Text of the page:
Saturday, April 30, 2011

Three Cups of Spilt Tea

I remember seeing this book a time back and being both interested and somewhat ill at ease with it. The self congratulation seemed a tad over the top. That, and the ready ease with which the author referred to himself as Doctor Greg - it struck me as someone who was all too willing to have people believe he was something other than what he was.

Well, turns out that's exactly right, as Greg Mortenson, the supposed philanthropic Afghanistan school builder, has been exposed by 60 Minutes as the head of a very lucrative bogus charity enterprise.

Bruce Bawer over at Pajama's Media thought things were off from their first encounter:
"When I first heard Mortenson speak at a conference two years ago, I was unaware what a big deal he was. Indeed, as far as I can remember it was the first time I’d ever heard of him. I was immediately appalled. He was swaggering, slick, self-satisfied. These attributes especially stood out in contrast with the other speakers at the conference. For the occasion was the first annual Oslo Freedom Forum, at which many if not most of Mortenson’s fellow speakers were genuine heroes — men and women who’d stood up for freedom in autocratic countries and been punished for it with years of imprisonment and torture.

Those heroes had a right to swagger. Only they didn’t. On the contrary, most of them seemed embarrassed by the attention they were receiving. They weren’t comfortable in the limelight. They recounted their experiences in halting voices, their sincerity shining through. Plainly, they were telling their stories not to sell books or build a brand but because they knew that, for the sake of human justice, their stories desperately needed to be told. The focus of their testimony wasn’t on their own courageous endurance but on the cruelty of the tyrants who’d made them suffer — and on the need to free others who still chafed under the same yoke. Such was their humility that, to my shame, I came away not being able to remember most of their names.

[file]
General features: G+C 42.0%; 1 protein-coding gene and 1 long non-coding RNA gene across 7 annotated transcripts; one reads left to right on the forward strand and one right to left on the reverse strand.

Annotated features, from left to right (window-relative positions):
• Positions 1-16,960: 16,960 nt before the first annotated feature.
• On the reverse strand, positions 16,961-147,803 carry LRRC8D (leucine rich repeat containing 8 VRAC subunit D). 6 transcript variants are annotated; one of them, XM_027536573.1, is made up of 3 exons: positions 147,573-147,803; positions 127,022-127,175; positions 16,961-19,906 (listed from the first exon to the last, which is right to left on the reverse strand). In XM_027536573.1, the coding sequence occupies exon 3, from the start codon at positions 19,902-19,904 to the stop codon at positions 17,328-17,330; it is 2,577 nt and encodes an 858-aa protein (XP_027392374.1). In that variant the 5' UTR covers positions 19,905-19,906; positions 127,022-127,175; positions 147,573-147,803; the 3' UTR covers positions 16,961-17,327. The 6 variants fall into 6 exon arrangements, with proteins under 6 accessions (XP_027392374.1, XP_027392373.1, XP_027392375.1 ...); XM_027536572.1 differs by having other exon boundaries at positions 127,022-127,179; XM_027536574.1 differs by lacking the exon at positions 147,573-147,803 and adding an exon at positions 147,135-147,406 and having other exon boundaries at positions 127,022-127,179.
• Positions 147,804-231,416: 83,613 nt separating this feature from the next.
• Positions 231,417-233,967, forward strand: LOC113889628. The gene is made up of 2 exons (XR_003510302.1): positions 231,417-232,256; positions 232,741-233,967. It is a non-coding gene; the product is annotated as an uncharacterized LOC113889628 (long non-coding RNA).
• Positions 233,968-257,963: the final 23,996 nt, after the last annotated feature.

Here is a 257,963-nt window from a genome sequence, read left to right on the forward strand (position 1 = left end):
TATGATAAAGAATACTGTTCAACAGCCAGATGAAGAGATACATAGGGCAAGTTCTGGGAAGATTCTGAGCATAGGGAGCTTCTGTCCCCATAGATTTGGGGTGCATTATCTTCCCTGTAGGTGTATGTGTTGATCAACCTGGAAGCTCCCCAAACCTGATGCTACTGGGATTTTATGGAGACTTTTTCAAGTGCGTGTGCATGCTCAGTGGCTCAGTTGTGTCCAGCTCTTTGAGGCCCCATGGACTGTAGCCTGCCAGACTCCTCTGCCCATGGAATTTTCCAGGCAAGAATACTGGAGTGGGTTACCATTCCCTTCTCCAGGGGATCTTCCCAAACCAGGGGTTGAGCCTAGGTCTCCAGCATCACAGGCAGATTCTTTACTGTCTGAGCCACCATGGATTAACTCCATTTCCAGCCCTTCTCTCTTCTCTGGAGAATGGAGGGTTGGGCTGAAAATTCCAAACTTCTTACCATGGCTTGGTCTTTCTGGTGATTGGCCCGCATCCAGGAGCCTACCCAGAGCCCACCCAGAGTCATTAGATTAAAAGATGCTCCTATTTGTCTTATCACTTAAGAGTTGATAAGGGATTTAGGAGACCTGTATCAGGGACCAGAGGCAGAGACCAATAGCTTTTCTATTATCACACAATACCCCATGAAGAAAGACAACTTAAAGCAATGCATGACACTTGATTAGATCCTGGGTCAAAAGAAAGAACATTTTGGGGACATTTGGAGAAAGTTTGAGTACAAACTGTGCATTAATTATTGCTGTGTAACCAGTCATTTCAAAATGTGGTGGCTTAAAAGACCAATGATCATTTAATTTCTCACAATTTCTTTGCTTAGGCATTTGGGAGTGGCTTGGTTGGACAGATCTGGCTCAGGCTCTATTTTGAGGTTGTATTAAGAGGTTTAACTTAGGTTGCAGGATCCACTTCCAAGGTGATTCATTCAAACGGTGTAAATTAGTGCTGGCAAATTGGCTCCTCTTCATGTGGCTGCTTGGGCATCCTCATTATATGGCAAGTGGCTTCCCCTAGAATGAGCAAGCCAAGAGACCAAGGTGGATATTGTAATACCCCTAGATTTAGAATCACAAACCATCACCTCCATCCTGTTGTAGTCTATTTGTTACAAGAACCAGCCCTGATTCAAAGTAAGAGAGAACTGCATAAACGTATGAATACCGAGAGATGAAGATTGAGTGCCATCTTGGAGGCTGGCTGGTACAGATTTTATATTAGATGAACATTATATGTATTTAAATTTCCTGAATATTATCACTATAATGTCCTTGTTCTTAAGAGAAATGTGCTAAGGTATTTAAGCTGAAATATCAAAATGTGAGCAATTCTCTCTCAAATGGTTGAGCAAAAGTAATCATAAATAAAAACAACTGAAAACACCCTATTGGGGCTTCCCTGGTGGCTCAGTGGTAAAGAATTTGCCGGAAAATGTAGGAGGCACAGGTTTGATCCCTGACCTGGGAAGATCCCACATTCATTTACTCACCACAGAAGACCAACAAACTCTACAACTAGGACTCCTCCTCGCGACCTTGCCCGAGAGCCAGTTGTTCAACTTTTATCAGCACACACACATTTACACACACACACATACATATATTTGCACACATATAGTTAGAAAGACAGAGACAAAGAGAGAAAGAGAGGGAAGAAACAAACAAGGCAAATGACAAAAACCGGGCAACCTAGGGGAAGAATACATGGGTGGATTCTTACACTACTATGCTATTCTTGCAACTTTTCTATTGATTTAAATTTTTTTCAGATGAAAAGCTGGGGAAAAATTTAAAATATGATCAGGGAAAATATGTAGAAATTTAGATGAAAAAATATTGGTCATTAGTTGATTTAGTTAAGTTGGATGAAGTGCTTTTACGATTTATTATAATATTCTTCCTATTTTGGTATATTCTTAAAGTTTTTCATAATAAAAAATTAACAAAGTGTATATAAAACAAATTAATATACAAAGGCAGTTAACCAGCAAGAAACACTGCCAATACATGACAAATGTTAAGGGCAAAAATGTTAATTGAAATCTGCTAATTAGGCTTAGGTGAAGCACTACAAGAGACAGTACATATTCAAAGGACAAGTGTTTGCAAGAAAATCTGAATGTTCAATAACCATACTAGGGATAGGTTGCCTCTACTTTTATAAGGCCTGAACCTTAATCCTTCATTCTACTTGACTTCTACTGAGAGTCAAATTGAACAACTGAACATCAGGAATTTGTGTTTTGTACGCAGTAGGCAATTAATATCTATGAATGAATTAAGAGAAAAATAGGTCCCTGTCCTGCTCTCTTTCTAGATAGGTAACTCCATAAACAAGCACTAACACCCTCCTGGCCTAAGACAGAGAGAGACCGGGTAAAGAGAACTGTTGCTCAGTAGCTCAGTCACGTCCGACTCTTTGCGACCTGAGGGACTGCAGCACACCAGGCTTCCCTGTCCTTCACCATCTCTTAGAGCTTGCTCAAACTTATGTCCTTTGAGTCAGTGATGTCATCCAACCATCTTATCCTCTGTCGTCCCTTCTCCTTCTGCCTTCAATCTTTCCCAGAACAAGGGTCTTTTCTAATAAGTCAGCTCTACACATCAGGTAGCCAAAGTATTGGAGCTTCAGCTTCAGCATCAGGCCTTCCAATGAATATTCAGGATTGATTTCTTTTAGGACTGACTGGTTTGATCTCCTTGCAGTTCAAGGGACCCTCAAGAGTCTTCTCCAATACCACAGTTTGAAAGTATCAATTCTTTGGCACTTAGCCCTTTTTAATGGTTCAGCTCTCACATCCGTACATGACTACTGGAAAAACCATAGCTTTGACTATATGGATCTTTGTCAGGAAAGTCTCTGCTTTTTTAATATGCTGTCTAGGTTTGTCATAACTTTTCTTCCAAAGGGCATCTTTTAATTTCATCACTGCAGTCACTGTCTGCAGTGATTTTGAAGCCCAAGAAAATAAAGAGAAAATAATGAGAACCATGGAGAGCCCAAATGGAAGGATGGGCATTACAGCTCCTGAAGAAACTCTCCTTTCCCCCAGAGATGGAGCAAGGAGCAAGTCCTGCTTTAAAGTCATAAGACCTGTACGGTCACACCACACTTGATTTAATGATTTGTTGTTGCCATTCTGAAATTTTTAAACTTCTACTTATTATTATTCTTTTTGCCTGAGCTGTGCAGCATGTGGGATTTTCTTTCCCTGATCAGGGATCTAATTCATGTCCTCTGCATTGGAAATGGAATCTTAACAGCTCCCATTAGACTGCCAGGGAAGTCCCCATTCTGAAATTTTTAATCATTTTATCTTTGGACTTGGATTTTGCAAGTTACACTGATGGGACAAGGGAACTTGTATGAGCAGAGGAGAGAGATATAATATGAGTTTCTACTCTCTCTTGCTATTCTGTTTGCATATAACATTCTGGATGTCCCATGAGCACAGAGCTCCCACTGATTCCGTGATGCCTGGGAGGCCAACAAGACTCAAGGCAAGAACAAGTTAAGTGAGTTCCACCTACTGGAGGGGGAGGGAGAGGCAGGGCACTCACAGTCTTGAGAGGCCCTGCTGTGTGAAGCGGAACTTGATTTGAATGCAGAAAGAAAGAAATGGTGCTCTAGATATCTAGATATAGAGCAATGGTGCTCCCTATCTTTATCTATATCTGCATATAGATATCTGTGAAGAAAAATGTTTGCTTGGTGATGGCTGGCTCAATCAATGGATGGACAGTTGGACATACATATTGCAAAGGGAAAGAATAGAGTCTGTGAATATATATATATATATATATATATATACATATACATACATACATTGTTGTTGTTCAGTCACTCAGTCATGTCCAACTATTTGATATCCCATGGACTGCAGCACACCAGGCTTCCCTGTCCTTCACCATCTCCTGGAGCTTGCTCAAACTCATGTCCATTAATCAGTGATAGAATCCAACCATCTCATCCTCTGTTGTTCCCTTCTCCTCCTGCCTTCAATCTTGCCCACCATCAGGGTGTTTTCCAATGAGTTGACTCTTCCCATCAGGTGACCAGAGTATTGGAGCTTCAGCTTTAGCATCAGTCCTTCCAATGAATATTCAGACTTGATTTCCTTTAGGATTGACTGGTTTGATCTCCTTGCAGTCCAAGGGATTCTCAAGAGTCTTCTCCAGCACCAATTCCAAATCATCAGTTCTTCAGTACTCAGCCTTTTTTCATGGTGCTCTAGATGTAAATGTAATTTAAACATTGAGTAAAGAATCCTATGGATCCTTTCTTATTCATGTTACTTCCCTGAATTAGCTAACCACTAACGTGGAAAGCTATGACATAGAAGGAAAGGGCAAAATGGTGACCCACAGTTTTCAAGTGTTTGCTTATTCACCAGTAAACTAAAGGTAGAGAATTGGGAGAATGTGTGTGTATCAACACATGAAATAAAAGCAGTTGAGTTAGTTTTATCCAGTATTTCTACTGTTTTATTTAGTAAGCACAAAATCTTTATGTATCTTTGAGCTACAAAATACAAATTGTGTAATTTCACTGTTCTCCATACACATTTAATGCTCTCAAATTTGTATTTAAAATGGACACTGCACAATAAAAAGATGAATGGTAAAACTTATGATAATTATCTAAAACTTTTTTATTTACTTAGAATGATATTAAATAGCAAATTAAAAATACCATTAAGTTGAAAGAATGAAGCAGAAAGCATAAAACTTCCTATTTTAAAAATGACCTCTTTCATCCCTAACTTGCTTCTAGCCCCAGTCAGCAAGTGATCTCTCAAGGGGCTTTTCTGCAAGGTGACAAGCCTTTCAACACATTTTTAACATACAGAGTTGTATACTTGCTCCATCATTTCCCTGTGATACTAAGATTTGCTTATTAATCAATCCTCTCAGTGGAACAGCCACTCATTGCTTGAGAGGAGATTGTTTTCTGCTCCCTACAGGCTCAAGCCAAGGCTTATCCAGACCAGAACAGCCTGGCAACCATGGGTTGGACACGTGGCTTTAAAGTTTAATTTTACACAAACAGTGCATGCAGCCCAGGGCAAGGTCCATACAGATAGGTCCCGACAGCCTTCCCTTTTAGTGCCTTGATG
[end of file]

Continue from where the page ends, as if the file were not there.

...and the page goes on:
But it was impossible to forget Greg Mortenson’s name. For he was the star of his own story. The whole point of his talk was how much one brave, selfless individual can accomplish in this world even against the most formidable of odds. And that individual was him. The premise of his spiel was that he’s a miracle worker, pacifying belligerent jihadist types by sitting down with them over three cups of tea and listening to their concerns. Yet the egomaniac I saw that day was somebody you couldn’t picture listening to anybody else for more than thirty seconds."
Excellent piece. Read the whole thing here.

Update: May 1st, 2011

Well, April Gavaza has weighed in with her usual directness:
"... as much as I respect and admire Bruce Bawer for all of the amazing writing and investigative work he has done, (you must, must, must read While Europe Slept), my friend who conflates fiction and non doesn't even know he exists, let alone that he's exposed one of her favorite book circle books as complete horseshit peddled by a shady snake-oil salesman who pockets the charity money raised by school children."
Go ahead, you know you want to read the whole thing.


  1. So glad to hear this drivelling windbag is a fraud. He was anyway: he didn't need to be proved a thief to have exposed himself as a snake oil salesman. It's all in that terrible book. Like you I chanced upon it, and was instantly repelled by its messianic matiness, and the usual leftist certainty that moral relativism and morality are one and the same. Ironically, this self-adoring delusion that everybody will love us if only we love them more is at heart a suicidal perversion of Christian morality, a kind of memory of it, lodged somewhere in the politically correct cerebral cortex.
    Specifically repackaging that book for kids stunk, too.

  2. Specifically repackaging that book for kids stunk, too.

    Lower than low. And I doubt the kids he sucked in will have the benefit of the unmasking that should alert at least some portion of his fans to his extensive dishonesty.